However we can apply the same starting on any note and get a different major scale. If we start the pattern on G we get the major scale starting on G (G major). Below is the G Major scale, notice that it contains an F#.

The Major scales typically have a happy, upbeat sound.

To read more about major scales and their characteristics make sure to click here.

Minor scale
Once comfortable with the major scale then it is important to move swiftly onto the minor scales. There are three different types of minor scale. All three of these different types will always start the same but then have slight differences.

 

  • Natural Minor
  • Harmonic Minor
  • Melodic Minor
Natural Minor scale

The Natural Minor Scale has the following pattern:

Tone, Semitone, Tone, Tone, Semitone, Tone, Tone

 

If you prefer to think in Whole Steps and Half Steps the pattern would be:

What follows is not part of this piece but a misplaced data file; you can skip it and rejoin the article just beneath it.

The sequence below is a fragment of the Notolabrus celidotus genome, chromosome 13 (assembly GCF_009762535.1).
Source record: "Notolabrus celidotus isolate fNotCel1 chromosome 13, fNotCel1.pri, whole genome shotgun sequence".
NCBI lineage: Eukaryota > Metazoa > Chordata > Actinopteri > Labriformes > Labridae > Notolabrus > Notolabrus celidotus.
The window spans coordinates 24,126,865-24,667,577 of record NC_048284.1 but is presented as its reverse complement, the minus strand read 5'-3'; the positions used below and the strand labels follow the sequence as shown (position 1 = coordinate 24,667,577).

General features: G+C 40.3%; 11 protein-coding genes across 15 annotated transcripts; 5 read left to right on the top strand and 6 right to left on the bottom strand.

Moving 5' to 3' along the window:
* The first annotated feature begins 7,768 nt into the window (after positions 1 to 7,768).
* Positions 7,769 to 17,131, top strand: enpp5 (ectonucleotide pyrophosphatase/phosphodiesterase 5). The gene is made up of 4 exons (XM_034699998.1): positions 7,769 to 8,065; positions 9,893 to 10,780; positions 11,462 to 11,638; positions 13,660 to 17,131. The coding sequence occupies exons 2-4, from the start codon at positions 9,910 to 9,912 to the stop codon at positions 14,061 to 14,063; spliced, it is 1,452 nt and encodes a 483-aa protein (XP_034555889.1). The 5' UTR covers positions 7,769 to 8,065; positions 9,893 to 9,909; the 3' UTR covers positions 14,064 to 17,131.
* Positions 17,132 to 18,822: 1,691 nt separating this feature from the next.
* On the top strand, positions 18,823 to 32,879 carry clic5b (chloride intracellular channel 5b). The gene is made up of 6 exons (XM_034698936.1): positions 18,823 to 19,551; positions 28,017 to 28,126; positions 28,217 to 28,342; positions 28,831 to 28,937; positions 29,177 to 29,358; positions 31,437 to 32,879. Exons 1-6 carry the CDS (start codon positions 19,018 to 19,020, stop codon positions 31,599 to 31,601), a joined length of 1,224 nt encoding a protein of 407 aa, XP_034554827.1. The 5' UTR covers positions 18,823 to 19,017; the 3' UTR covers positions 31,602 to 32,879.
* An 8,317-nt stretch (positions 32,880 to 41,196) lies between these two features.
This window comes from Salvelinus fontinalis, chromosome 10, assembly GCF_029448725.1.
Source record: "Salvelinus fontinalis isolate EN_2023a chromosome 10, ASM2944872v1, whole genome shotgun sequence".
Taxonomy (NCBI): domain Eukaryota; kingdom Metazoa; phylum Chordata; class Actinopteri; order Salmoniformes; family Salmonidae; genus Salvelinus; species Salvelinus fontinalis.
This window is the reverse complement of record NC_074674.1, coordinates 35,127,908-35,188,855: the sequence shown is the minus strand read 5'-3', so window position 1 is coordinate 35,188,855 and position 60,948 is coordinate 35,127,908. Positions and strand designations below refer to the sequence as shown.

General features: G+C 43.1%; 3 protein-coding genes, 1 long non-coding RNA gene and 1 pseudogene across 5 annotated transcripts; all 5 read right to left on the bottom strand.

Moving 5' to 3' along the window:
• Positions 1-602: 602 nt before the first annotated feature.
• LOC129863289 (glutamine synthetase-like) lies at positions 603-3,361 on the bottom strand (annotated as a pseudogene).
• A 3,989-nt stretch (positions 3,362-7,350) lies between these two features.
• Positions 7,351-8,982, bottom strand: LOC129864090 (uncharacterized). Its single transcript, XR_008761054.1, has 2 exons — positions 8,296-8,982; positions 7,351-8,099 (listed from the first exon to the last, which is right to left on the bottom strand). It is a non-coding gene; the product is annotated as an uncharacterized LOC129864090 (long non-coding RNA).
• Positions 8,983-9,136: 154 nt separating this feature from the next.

W, H, W, W, H, W, W

The Natural Minor is essentially your major scale but starting on a different note.

 

Harmonic Minor scale

The Harmonic Minor scale has the following pattern:

Tone, Semitone, Tone, Tone, Semitone, Tone and a half, Semitone

If you prefer to think in Whole Steps and Half Steps the pattern would be:

W, H, W, W, H, W 1/2, H

The harmonic minor requires you to sharpen the seventh note, also known as the leading note, both on the way up and on the way down. This is how we end up with a tone and a half (or a whole step and a half).

Melodic Minor scale

The Melodic Minor scale has the following pattern:

Ascending:

Tone, Semitone, Tone, Tone, Tone, Tone, Semitone

W, H, W, W, W, W, H

Descending:

Tone, Semitone, Tone, Tone, Semitone, Tone, Tone

W, H, W, W, H, W, W

The Melodic minor is different on the way up as it is on the way down. On the way up you are required to raise the 6th degree and the 7th degree. On the way down these are both lowered again, this is why the pattern of intervals is different both on the way up and the way down.